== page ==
Music Notes, February 2019

A note from Steve...

Steve Zocchi, Music Director
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I recently heard an excerpt from an NPR interview with Cello legend Yo-Yo Ma. He was speaking to the purpose of music. His words sounded prophetic with a Bach Cello Suite playing in the background. “Music was invented” he said, “as all of culture was invented…by us, to help all of us figure out who we are; what the culture of ‘us’ is, and to start a conversation”. It got me thinking about the importance of music and other art as tools which help us create or maintain a civil society. It made me start to think about possible reasons for the pause in our civility at this time in history. I believe the gutting of music education funding in public schools had led to a sort of music-knowledge deprivation which allows people to expect less and less skill and discipline in their favorite musicians. I also think there is a correlation between a lack of musical education and the sense of disconnectedness people report to be feeling. When people are not taught that harmony exists due to acoustic phenomena understandable through science and strict study, they try to reinvent the wheel, so to speak, leading to music which ignores the laws of physics which govern our realities. The context of universality is lost. Only the lucky few get to attend well-funded music programs at their private schools from which they are quickly whisked away to countless enriching extracurricular activities including piano or violin lessons. Between rich and poor people there is a massive disparity in exposure to actual knowledge of our shared collective human musical achievements. If we all live in our own little musical bubbles (as we choose to do politically) then we lack those beautiful communal moments of total musical connection with others. What’s worse is that we make assumptions about others’ musical tastes because of our own biases based on class, race and age. The chasm grows larger.

I believe this is why Church music is so important. Church can be a weekly reminder of our musical connectedness; a sort of refresher-course in using harmony and melody together in a group. We share in our musical culture and bring to it our own abilities and personal experiences. We have hymns written in four-part harmony, the standard of harmonization we claim from the likes of Bach, which we use regularly. Some folks sing the tune; some folks sing in parts, but what is important is that we share the experience. For those who may prefer more modern styles we have songs which, while being more of our time, are still informed by our inherited musical awareness of the rules of harmony. And we borrow from other cultures occasionally as well. We are lucky to be afforded this experience. And I feel lucky every week to be part of the experience.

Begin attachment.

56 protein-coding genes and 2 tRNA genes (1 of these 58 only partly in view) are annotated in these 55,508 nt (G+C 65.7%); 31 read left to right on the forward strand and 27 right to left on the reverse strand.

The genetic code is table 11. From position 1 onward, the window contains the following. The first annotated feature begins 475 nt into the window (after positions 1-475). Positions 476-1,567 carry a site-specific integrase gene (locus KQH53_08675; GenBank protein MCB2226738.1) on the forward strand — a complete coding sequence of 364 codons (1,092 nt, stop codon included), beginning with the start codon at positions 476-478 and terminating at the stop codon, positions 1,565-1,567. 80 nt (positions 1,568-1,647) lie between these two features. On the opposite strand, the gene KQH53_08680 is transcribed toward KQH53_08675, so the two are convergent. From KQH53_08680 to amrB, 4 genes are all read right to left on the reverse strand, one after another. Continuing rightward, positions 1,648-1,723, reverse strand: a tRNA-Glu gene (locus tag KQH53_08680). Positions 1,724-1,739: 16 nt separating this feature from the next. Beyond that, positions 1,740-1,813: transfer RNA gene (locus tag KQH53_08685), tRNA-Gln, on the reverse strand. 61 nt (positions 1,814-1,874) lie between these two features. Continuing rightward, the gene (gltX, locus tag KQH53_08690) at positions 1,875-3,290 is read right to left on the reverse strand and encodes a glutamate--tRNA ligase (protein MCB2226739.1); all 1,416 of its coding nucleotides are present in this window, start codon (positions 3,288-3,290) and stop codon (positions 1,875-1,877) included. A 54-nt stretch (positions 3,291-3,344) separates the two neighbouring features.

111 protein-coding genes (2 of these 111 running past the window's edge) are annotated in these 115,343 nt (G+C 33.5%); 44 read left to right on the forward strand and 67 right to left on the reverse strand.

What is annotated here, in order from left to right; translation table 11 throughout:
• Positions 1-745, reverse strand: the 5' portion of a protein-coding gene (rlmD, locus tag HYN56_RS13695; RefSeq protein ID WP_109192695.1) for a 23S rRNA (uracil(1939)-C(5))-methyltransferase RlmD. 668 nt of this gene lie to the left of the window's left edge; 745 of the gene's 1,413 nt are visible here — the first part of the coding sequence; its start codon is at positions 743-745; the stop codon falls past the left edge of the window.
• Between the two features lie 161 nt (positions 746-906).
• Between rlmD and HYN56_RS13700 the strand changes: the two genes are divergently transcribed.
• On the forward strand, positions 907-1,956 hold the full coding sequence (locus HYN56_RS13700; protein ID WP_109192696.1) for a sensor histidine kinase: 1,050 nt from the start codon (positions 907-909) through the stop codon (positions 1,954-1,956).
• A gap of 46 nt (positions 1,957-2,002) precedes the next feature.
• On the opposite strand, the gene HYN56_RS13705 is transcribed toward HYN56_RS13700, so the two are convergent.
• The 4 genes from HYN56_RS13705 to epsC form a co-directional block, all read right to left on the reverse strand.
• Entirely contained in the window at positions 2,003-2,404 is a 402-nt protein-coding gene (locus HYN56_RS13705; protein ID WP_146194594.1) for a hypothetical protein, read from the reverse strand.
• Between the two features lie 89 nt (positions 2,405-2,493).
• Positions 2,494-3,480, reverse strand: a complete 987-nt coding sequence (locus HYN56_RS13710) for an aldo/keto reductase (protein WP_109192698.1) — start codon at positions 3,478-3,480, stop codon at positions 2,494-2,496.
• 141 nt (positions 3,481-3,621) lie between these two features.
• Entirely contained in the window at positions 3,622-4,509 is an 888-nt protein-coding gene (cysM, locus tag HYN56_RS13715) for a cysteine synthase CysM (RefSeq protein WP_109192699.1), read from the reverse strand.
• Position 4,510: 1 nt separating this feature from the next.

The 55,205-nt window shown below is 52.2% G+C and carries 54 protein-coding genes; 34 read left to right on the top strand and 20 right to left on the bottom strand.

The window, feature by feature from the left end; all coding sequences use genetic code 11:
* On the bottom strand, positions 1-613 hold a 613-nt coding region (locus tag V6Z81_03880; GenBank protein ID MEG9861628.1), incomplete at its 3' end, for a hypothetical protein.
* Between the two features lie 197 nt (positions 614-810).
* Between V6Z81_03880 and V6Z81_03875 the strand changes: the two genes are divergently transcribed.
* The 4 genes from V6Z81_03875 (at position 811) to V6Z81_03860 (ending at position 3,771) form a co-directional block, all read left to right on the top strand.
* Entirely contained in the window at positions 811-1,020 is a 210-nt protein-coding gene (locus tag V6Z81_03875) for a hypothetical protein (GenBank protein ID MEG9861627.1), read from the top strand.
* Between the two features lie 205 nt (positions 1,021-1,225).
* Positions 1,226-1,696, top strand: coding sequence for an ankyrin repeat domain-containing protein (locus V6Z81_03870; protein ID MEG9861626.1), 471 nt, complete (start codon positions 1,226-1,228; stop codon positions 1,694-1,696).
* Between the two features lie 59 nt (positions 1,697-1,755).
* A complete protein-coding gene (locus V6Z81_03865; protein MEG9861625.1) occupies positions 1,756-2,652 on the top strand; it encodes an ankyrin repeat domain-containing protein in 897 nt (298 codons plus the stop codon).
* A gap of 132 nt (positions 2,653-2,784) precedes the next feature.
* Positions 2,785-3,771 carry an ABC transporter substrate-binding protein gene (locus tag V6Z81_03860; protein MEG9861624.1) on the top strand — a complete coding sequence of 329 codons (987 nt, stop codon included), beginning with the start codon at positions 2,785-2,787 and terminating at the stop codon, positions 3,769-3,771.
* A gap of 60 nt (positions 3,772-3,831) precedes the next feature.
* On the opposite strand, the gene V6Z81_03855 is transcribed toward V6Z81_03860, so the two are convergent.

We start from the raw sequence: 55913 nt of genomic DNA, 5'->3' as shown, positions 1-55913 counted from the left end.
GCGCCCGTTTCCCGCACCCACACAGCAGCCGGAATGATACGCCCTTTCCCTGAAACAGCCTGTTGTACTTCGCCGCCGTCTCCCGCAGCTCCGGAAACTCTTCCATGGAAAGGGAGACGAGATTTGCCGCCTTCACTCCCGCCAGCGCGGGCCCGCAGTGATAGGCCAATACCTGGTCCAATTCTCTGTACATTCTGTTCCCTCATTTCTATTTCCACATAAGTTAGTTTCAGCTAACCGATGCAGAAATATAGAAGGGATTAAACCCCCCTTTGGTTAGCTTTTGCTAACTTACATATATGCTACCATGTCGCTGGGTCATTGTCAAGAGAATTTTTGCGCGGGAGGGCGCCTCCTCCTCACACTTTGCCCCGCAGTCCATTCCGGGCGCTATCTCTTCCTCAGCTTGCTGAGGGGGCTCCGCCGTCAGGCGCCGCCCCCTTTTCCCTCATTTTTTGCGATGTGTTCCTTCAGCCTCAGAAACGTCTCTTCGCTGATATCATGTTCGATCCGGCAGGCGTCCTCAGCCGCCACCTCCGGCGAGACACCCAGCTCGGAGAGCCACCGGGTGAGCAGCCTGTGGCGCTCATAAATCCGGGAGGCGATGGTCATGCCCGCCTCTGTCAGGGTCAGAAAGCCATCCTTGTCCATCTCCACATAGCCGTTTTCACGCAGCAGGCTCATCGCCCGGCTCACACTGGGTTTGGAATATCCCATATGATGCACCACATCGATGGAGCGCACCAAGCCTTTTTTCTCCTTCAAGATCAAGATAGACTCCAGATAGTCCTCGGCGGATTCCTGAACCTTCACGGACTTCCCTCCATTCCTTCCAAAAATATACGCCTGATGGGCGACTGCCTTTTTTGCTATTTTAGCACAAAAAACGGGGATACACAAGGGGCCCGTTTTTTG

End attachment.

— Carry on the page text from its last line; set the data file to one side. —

SAVE THE DATE… I am doing a piano concert at First Parish on Saturday March 16th at 4:00pm. It will be an eclectic and humorous evening, and the proceeds will be donated to HIAS (Hebrew Immigrant Aid Society). More on this later.

Thank You all so much.

Your music director,
Steve

Music Notes, January 2019

A note from Steve...

Steve Zocchi, Music Director
This email address is being protected from spambots. You need JavaScript enabled to view it.

Has this ever happened to you? You reach to your radio (or other sound emitting device) to turn off the music, and you realize it’s not even on; that your brain was playing the music without your conscious knowledge. This happens to me frequently during the holiday season. You see, at my house, the holiday music begins the first of November and goes through January. It is my spouse who puts the music on, and I reach to turn it off. Countless renditions of The Christmas Song and Holly Jolly Christmas fill the air like viruses, ready to invade the already overwhelmed mind of any nearby, hapless victim. And so many of these holiday tunes have hooks and barbs which stick in the mind; interminable music prions which eat away at sanity faster even than politics. Case in point, just reading the words “Feliz Navidad” can cause that song to play in a continuous loop in ones brain. (Your welcome.) Ultimately, this results in a condition I am calling, Interminable Music Syndrome. And, the main symptom is hearing music that is not actually being played, simply because you've heard it, and played it, a thousand times. First World problem I know. The good news is that there is a cure. Church!

At Church we have preserved the tradition of using the best music of the season. Church Christmas Carols and anthems, sung from the heart, are the remedy for the pure commercialism of the holiday music business. The Christmas Eve service at First Parish reverses the adverse effects of months of Interminable Music Syndrome for me. I appreciate the awesome privilege and pleasure it is to be part of the music for those big services. And I am only a small part. It is the time, talent, and energy which all the choirs members and music participants (congregation included) give to the music that makes it so great. Any music director at First Parish is like a tiny surfer riding out the massive wave of music that rushes from such a musical community.

Many thanks to all who make First Parish possible. Every one of you.

Your music director,
Steve

Contact Info

First Parish Church
2 Westford St
Chelmsford MA 01824

978-256-5133